The Accelero Mono Plus comprises a fairly "tight" package, with the heatsink matching the size of the 120mm fan and the heatpipes tightly curved from the base to the heatsink. The heatsink depth is quite low to ensure clearance to another GPU or other add-on cards. Installation was quite easy once we'd fully interpreted the installation instructions, and essentially only required the installation of adhesive-backed spacers and four bolts. The pre-applied thermal paste might be nice for some, but is likely to be immediately cleaned off by enthusiasts to exchange with Arctic's MX-4 compound or thier thermal paste of choice. The Accelero Mono Plus has an impressive versatility to be used on a wide range of cards from both ATI/AMD and Nvidia.
We were nothing short of impressed by the performance, with temperature reductions of at least 10°C and ultra-quiet performance. Next to the CPU cooler, the large fan pushes plenty of air at whisper-quiet noise levels, and we had difficulty, even under load, to differentiate the noise from the Accelero Mono Plus from the Cooler Master TPC 812 cooling the CPU. The max fan speed was only boosted to a meager 45%, so there is definitely more thermal dissipation capacity to be tapped if you need it. The installed cooler looks a bit odd, as it extends outside of the ede of the card, and it would be nice if that extra airflow could blow over the VRM and power components. We did notice a higher level of voltage-sensitivity, and we can't say for sure if that's due to lack of airflow over the VRM or a coincidence. If you're replacing the cooler on a reference card, the large number of heatsinks will likely allow you to see more stable operation at higher clock speeds, but our non-reference card already had VRM heatsinks installed, but not RAM-sinks.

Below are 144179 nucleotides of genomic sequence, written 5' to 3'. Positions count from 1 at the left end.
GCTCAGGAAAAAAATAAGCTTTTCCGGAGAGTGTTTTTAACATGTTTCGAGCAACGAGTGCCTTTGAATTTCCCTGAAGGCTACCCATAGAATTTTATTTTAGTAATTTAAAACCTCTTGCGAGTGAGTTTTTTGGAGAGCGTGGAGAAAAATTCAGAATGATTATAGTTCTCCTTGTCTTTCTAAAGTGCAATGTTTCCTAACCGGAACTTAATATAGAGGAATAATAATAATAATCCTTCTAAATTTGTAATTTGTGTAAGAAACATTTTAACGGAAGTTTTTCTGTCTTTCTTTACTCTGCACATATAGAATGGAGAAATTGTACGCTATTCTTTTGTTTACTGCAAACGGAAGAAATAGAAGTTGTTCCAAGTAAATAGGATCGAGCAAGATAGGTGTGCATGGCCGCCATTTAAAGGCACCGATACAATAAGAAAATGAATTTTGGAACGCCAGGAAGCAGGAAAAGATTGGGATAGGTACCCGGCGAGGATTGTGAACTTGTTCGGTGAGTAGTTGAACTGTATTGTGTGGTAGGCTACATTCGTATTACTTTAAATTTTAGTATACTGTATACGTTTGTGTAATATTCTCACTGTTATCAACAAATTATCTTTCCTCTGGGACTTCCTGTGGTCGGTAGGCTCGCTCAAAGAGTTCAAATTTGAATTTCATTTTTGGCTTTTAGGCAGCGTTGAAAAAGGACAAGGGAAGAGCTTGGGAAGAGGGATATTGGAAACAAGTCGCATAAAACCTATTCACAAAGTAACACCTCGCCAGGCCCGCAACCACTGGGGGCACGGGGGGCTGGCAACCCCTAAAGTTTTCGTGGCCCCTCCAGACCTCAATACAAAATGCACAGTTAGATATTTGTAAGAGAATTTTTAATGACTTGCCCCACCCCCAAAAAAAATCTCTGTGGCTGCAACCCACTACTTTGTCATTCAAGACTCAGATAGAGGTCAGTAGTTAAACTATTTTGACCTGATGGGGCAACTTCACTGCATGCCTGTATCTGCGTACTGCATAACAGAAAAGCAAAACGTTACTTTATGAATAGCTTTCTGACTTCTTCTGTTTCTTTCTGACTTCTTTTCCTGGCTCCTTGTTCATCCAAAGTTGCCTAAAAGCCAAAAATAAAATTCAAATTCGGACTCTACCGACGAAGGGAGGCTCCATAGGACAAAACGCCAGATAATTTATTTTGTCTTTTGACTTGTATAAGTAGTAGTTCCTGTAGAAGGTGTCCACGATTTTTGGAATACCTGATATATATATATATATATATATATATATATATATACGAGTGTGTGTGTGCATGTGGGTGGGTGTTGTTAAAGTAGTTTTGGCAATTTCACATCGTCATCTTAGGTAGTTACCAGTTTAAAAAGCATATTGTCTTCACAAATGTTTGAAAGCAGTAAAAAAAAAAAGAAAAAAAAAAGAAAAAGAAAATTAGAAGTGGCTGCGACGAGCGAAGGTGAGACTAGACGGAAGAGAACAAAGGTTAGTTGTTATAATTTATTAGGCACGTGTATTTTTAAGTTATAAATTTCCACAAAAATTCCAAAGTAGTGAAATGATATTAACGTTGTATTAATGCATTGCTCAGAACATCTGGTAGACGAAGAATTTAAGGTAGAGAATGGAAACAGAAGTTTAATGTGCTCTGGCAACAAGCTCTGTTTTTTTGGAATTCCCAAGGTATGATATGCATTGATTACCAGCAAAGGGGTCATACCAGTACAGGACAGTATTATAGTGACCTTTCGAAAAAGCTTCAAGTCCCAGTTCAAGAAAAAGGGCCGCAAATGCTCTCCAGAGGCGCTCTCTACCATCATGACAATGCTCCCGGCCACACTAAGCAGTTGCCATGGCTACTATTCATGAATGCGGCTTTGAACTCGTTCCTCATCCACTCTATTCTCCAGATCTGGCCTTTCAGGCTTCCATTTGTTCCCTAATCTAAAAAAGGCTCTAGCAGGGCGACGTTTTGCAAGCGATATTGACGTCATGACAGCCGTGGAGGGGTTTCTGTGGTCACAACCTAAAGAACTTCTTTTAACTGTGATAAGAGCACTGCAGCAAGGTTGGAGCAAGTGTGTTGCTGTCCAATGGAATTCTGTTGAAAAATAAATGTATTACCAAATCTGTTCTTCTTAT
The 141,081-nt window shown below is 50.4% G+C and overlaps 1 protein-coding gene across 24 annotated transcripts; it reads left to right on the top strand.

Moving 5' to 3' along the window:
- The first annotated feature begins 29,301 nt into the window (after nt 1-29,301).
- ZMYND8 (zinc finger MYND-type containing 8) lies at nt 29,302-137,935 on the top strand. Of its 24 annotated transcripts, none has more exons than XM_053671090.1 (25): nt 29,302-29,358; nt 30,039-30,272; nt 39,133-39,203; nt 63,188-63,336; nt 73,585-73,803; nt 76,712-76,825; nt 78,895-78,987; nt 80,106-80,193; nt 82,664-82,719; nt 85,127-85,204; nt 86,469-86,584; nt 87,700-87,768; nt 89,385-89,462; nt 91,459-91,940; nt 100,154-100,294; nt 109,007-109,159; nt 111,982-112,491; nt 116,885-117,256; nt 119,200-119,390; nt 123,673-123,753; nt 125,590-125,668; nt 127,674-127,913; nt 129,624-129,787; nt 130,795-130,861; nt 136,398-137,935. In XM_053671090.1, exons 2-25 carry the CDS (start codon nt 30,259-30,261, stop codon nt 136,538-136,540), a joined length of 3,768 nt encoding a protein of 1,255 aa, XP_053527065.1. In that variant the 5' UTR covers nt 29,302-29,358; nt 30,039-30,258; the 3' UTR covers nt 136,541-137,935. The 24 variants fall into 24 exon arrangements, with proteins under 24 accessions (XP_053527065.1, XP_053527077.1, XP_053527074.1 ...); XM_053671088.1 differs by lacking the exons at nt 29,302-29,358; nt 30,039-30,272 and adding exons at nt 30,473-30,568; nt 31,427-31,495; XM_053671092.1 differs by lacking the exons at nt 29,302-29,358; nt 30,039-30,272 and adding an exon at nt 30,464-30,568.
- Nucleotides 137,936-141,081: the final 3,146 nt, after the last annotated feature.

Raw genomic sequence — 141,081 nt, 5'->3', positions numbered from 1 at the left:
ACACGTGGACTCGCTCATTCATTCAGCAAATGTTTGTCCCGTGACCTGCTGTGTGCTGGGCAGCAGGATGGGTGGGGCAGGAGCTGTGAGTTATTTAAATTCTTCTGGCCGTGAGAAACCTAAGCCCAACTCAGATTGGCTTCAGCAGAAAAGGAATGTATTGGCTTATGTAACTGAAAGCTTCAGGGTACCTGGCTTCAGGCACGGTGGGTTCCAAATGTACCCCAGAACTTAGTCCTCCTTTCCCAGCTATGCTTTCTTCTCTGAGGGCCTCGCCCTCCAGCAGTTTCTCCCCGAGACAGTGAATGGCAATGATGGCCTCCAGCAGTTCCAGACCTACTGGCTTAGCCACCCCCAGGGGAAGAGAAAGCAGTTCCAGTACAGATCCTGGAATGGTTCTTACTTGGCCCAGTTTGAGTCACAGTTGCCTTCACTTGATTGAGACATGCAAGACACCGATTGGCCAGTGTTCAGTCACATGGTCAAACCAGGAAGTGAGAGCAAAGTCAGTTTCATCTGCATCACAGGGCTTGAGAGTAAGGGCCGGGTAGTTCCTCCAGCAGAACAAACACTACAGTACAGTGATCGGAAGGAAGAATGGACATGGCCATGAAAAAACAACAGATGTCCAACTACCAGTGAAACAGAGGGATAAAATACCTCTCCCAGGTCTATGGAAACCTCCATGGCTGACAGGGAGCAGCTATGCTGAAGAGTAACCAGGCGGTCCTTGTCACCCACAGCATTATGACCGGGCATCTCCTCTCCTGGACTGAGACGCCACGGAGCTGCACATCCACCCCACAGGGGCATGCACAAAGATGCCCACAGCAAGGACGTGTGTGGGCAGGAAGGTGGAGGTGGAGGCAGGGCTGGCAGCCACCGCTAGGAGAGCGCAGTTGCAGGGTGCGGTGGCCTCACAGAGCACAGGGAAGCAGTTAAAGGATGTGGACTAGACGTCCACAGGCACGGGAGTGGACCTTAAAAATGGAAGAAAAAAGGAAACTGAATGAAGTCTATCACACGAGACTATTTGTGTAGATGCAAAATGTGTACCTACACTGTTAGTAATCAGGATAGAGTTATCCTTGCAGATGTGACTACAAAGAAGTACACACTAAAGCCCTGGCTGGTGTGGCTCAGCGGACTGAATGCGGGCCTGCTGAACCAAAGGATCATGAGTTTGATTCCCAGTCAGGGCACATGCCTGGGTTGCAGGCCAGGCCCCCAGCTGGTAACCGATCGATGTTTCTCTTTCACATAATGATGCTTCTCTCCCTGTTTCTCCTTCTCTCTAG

Currently, the Accelero Mono Plus can be found for around $40, which is a significant cost to most builders. If you have a card that runs fairly quiet and has the cooling capability you're looking for, you're probably best off sticking with what you've got. If you're looking to boost the performance of your reference card which lacks heatsinks for the VRM and RAM and the stock solution isn't cutting it from a thermal or acoustic standpoint, the Accelero Mono Plus is a good choice for a low-profile and versatile solution. We think those who'd be the happiest shelling out the $40 are those who are particular about noise, and this is definitely where the Accelero Mno Plus accels while still drastically lowering temps of our DirectCU II-equipped card.
- Low-profile design
- Simple installation
- Versatile compatibility
- Lowered temps 10+°C
- Extends outside the edge of the card -- aesthetically different
- Somewhat confusing installation instructions
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